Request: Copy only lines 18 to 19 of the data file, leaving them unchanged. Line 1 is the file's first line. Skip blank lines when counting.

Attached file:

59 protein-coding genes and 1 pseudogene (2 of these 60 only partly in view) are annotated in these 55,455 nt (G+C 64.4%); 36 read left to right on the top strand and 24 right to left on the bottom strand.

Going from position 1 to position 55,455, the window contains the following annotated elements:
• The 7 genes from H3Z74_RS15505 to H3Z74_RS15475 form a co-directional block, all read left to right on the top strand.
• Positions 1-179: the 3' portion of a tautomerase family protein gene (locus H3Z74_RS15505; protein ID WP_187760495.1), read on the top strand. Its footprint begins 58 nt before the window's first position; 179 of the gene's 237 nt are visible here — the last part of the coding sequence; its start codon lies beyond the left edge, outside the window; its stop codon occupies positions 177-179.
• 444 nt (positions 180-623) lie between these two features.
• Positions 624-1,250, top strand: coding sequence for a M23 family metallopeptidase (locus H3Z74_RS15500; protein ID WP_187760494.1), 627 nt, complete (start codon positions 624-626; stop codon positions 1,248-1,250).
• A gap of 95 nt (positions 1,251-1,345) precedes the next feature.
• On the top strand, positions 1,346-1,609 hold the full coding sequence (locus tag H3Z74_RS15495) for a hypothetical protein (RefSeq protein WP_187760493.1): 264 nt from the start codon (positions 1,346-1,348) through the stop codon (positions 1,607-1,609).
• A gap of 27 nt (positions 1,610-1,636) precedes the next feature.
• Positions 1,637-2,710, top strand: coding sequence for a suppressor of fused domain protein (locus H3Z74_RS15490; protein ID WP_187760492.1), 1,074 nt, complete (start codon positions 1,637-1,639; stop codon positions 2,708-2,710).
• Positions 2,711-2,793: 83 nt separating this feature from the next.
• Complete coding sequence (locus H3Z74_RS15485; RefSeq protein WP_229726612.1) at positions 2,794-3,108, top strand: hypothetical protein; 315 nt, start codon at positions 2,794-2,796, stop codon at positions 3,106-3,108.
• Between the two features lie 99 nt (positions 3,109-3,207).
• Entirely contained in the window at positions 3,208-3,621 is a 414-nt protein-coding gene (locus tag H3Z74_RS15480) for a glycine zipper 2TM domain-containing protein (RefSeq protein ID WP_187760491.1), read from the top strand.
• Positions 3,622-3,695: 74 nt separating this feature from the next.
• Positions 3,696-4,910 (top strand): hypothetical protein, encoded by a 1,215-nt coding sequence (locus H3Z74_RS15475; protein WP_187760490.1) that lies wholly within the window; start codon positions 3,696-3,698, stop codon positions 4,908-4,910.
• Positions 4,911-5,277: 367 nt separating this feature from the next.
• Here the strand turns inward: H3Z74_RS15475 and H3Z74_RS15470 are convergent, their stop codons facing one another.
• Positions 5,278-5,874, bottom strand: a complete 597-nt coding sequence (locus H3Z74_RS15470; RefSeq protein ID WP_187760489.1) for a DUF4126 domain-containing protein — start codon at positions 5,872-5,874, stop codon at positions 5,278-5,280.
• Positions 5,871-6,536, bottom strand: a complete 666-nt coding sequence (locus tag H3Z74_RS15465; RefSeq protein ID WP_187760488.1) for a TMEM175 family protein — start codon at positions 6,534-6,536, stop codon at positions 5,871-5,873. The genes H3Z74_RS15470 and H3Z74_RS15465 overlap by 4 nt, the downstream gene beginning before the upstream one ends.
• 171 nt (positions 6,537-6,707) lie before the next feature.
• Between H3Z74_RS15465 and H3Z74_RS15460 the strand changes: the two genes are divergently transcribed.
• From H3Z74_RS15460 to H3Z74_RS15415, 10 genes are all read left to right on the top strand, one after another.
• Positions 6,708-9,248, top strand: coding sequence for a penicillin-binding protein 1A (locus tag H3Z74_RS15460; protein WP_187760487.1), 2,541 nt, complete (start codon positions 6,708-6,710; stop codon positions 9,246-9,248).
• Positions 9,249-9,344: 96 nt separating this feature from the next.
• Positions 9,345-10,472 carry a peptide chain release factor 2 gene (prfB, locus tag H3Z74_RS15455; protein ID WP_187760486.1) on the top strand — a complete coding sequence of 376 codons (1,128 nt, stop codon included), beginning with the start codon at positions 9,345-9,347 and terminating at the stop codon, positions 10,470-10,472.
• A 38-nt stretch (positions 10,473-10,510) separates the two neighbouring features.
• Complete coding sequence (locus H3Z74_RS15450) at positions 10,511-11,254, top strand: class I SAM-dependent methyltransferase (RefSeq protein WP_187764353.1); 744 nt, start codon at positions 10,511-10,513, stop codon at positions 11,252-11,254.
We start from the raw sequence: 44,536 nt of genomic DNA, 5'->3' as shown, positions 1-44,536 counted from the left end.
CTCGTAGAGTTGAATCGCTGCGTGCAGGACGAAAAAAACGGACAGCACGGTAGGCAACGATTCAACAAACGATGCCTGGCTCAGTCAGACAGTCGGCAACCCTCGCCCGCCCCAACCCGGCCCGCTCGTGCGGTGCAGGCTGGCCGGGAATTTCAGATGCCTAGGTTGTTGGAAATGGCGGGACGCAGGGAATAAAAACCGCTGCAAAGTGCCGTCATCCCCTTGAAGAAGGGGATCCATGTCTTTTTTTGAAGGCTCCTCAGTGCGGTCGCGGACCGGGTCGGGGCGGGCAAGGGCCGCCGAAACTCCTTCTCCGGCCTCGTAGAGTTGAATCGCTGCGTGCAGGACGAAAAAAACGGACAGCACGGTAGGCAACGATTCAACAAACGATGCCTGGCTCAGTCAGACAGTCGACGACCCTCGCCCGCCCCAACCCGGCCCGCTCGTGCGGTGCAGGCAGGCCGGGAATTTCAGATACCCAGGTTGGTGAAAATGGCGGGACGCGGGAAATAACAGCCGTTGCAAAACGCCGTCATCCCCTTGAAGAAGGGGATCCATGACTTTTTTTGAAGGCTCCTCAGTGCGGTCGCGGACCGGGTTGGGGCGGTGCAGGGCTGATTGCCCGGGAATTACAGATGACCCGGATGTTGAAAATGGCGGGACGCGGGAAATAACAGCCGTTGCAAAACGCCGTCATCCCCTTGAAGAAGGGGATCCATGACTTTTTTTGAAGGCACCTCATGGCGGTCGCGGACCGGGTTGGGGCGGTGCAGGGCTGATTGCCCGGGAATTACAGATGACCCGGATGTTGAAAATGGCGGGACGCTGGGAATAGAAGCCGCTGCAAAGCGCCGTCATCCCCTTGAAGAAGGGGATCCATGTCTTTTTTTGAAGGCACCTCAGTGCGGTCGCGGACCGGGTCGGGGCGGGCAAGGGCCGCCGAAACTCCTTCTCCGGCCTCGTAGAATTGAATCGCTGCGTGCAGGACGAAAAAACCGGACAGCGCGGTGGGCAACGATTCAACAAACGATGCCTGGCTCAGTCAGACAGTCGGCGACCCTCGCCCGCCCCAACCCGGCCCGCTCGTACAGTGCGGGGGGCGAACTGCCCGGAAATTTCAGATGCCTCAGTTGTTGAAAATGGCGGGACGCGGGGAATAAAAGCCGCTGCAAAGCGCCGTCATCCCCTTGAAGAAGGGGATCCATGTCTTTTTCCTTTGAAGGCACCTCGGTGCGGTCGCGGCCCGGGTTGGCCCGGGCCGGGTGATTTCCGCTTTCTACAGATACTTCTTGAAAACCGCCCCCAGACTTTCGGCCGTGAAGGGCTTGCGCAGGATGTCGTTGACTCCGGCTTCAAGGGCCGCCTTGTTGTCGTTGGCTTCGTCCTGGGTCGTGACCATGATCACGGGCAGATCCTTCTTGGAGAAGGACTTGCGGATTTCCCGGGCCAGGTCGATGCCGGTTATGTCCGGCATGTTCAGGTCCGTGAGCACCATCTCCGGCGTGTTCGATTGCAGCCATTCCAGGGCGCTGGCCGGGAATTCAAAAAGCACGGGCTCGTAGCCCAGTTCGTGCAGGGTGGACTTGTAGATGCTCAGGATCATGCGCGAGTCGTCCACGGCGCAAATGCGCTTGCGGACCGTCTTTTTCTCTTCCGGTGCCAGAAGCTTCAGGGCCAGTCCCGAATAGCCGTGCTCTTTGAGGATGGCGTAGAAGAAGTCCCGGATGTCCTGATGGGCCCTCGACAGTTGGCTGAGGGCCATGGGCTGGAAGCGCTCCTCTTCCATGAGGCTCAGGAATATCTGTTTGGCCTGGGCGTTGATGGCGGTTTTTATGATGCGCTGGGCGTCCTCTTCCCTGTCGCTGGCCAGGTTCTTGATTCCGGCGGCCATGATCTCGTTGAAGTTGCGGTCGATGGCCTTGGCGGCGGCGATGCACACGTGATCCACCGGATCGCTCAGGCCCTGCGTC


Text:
• Here the strand turns inward: H3Z74_RS15475 and H3Z74_RS15470 are convergent, their stop codons facing one another.
• Positions 5,278-5,874, bottom strand: a complete 597-nt coding sequence (locus H3Z74_RS15470; RefSeq protein ID WP_187760489.1) for a DUF4126 domain-containing protein — start codon at positions 5,872-5,874, stop codon at positions 5,278-5,280.